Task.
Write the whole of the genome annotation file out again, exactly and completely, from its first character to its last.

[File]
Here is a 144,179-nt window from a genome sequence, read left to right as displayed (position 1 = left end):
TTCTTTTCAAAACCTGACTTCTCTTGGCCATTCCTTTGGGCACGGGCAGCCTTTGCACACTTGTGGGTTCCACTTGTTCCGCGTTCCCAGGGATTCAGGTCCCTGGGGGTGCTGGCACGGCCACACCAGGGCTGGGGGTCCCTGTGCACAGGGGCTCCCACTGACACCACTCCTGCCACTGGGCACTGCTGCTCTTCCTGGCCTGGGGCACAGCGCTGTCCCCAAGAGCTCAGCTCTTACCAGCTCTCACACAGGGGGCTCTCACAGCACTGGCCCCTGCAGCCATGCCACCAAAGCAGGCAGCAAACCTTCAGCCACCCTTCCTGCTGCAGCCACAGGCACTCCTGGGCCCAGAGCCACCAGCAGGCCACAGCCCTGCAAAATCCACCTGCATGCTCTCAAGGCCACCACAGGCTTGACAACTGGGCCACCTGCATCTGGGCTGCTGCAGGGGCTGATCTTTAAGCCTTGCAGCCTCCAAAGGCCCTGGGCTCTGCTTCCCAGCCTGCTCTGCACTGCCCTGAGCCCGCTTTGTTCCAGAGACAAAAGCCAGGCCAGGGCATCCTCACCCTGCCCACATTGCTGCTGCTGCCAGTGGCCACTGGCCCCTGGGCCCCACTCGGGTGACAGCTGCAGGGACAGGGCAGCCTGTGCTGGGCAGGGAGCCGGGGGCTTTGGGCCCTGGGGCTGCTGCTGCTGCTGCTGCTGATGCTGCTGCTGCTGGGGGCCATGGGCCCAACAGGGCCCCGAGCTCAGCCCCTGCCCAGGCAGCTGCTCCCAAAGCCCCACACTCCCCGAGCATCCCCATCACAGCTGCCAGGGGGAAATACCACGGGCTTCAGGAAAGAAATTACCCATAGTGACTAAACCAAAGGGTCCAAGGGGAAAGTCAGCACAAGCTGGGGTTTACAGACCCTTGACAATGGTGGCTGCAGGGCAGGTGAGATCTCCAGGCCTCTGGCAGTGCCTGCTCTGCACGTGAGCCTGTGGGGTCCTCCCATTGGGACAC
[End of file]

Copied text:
Here is a 144,179-nt window from a genome sequence, read left to right as displayed (position 1 = left end):
TTCTTTTCAAAACCTGACTTCTCTTGGCCATTCCTTTGGGCACGGGCAGCCTTTGCACACTTGTGGGTTCCACTTGTTCCGCGTTCCCAGGGATTCAGGTCCCTGGGGGTGCTGGCACGGCCACACCAGGGCTGGGGGTCCCTGTGCACAGGGGCTCCCACTGACACCACTCCTGCCACTGGGCACTGCTGCTCTTCCTGGCCTGGGGCACAGCGCTGTCCCCAAGAGCTCAGCTCTTACCAGCTCTCACACAGGGGGCTCTCACAGCACTGGCCCCTGCAGCCATGCCACCAAAGCAGGCAGCAAACCTTCAGCCACCCTTCCTGCTGCAGCCACAGGCACTCCTGGGCCCAGAGCCACCAGCAGGCCACAGCCCTGCAAAATCCACCTGCATGCTCTCAAGGCCACCACAGGCTTGACAACTGGGCCACCTGCATCTGGGCTGCTGCAGGGGCTGATCTTTAAGCCTTGCAGCCTCCAAAGGCCCTGGGCTCTGCTTCCCAGCCTGCTCTGCACTGCCCTGAGCCCGCTTTGTTCCAGAGACAAAAGCCAGGCCAGGGCATCCTCACCCTGCCCACATTGCTGCTGCTGCCAGTGGCCACTGGCCCCTGGGCCCCACTCGGGTGACAGCTGCAGGGACAGGGCAGCCTGTGCTGGGCAGGGAGCCGGGGGCTTTGGGCCCTGGGGCTGCTGCTGCTGCTGCTGCTGATGCTGCTGCTGCTGGGGGCCATGGGCCCAACAGGGCCCCGAGCTCAGCCCCTGCCCAGGCAGCTGCTCCCAAAGCCCCACACTCCCCGAGCATCCCCATCACAGCTGCCAGGGGGAAATACCACGGGCTTCAGGAAAGAAATTACCCATAGTGACTAAACCAAAGGGTCCAAGGGGAAAGTCAGCACAAGCTGGGGTTTACAGACCCTTGACAATGGTGGCTGCAGGGCAGGTGAGATCTCCAGGCCTCTGGCAGTGCCTGCTCTGCACGTGAGCCTGTGGGGTCCTCCCATTGGGACAC